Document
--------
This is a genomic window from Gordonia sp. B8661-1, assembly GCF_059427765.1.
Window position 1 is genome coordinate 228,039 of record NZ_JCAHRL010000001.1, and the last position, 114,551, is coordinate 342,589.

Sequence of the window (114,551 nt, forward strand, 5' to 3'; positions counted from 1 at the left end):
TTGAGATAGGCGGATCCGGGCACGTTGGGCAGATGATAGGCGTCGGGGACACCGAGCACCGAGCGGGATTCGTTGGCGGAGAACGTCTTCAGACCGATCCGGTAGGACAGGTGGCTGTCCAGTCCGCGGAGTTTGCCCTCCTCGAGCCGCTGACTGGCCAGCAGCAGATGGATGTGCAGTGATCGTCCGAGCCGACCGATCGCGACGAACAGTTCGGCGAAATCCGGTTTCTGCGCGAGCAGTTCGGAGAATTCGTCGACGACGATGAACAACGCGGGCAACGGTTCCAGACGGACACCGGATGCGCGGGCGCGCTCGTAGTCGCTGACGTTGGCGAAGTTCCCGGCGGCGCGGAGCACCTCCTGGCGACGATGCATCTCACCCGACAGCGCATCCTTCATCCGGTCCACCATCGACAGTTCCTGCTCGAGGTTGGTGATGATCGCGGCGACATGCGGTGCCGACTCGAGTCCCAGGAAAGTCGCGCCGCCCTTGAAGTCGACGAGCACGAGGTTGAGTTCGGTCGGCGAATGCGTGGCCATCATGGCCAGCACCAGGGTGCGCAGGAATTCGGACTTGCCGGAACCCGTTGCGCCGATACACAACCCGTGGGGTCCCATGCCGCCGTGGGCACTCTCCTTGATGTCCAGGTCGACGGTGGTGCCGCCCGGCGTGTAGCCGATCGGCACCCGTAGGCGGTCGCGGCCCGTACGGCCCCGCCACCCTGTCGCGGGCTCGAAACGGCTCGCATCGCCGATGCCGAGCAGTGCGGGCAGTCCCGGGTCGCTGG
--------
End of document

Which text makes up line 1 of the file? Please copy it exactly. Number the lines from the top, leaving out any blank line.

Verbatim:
This is a genomic window from Gordonia sp. B8661-1, assembly GCF_059427765.1.